For a book that’s barely over two hundred pages, this is unusually rich in tragic and abusive relationships: Mischa and Chris, Mischa, Chris, Gemmi and their uncle, the pseudosiblings, Subtwo and Madame, Van and Blaisse (who I didn’t mention), Jan and his dead navigator (a relationship that echoes some of the stories in McIntyre’s Fireflood and Other Stories). McIntyre manages to avoid many easy resolutions: Subtwo decides to rescue Madame without expecting her gratitude will involve any sort of affection for him and Mischa doesn’t just abandon Chris to his drugs and Gemmi to her uncle. She also manages to avoid the easy resolution of unending, hopeless despair.
The one creative choice I raise my eye brow at is the one to make Mischa a mathematical prodigy. It’s easy enough to decide that a unique treasure is worth hauling off Earth but what if she’d only been fairly bright? I see how it makes the plot go but I thought there were likely better solutions.
People – well, me, mostly – moan about the endless stream of morose, depressing speculative fiction we
buy are given for free you ungrateful bastard encounter but really, for my money if you want incredibly depressing visions of the future, you cannot beat Anglospheric SF of the 1970s. I think in part this was because this was when the Boomers finally came into their own creatively and they must have had a sense that as a generation they would betray every principle they claimed to hold dear, return the US and the UK to levels of inequality not seen since the Gilded Age and put in some solid work on dismantling the very basis of civilization in quest of minor decreases in taxation1.
This novel is faithful to the American exceptionalism writ large of “Earth, doomed and/or dying” model that is so popular in SF but while I admit what we see in this and in Dreamsnake is pretty bad, planets are very big places and if the Permian Extinction didn’t manage to put pennies on the planet’s eyes, I doubt even a thermonuclear war of unusual size would do the job. Most of the people on Earth have been beaten down by poverty and uncertainty, conservative because they fear losing what little they have but this passage near the end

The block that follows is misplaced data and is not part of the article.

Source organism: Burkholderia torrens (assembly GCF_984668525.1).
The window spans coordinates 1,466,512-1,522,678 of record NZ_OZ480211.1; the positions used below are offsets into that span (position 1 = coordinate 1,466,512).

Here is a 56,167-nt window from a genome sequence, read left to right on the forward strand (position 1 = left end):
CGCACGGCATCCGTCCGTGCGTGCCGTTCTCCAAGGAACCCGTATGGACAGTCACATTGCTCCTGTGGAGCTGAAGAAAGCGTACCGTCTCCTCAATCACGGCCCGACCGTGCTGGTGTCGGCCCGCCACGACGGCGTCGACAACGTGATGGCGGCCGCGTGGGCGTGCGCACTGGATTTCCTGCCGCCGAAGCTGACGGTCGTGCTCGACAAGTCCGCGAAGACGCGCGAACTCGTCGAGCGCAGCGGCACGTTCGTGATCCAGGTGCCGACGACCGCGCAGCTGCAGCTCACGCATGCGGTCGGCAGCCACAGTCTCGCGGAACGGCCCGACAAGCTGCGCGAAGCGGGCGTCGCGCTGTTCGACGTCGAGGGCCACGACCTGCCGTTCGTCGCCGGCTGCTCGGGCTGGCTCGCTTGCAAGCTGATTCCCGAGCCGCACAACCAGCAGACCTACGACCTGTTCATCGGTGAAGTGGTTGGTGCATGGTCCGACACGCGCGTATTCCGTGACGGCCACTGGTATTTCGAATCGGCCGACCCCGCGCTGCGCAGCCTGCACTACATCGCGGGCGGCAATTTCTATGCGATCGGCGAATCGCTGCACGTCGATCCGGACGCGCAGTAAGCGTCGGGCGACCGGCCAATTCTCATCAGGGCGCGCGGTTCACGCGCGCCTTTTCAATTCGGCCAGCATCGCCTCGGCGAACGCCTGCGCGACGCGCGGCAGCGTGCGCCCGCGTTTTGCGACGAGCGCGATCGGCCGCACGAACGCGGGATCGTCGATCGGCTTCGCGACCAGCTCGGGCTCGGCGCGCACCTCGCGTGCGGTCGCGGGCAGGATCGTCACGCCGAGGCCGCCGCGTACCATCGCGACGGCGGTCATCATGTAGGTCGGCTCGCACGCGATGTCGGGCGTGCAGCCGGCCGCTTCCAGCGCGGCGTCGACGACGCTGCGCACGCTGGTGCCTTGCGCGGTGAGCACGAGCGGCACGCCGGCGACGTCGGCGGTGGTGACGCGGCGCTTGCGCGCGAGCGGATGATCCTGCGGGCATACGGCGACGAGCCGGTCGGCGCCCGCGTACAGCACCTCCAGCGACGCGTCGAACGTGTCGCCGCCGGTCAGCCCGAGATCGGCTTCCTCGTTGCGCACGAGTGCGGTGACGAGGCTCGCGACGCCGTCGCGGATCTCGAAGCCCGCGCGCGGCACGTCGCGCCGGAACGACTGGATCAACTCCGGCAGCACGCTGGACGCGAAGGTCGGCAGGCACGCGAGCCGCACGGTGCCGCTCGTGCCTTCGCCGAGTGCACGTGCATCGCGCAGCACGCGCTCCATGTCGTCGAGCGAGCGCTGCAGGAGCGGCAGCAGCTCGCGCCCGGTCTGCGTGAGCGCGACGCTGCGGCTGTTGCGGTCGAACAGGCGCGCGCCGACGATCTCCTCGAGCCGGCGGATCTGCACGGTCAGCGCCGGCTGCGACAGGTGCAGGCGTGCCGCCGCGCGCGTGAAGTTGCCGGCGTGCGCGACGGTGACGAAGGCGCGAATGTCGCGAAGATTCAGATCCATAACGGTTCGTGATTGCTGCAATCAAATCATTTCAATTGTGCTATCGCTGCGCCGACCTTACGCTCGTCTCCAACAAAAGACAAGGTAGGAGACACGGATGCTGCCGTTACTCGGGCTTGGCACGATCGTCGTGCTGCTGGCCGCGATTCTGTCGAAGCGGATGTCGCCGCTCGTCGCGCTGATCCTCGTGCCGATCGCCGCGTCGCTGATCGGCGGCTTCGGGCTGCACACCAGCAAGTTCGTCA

[…] but here Mischa found a patch of white, there of green, there of blue […]
makes me think more of the Earth survived than the descendents of survivors huddling around an old bolt hole can hope for.
There’s a funny story that goes with this: back when I first got this book – and I regret to say I picked it up used so all I can say date-wise is that it was a summer after 1975 but before 1978 – I used to retreat to our van, which had an eight-track system, three ways out and a nice view of most approaches, and read this in the comfort of a music filled kiln. At an Ad Astra in the 1980s I once cornered McIntyre and attempted to convey verbally my experience of reading and as I realized I was trying to describe something beyond communication I decided the solution was to add more words. She was too polite to stab me in the eye and flee and I don’t pick up on subtle hints like people swallowing their own tongue and feigning death so this went on a while. A long while.
Well, it’s funny to me.
The Exile Waiting and many other Vonda N. McIntyre books may be purchased here.
1: There was also the endless stagflation, the discovery by the West that they did not have a monopoly on consumer goods, endless political scandals, various foreign policy set-backs and a consensus that the only thing that would keep us from sucking the planet dry is if we turned it to ash in a nuclear war. But it wasn’t all bad, even if people forget the good stuff.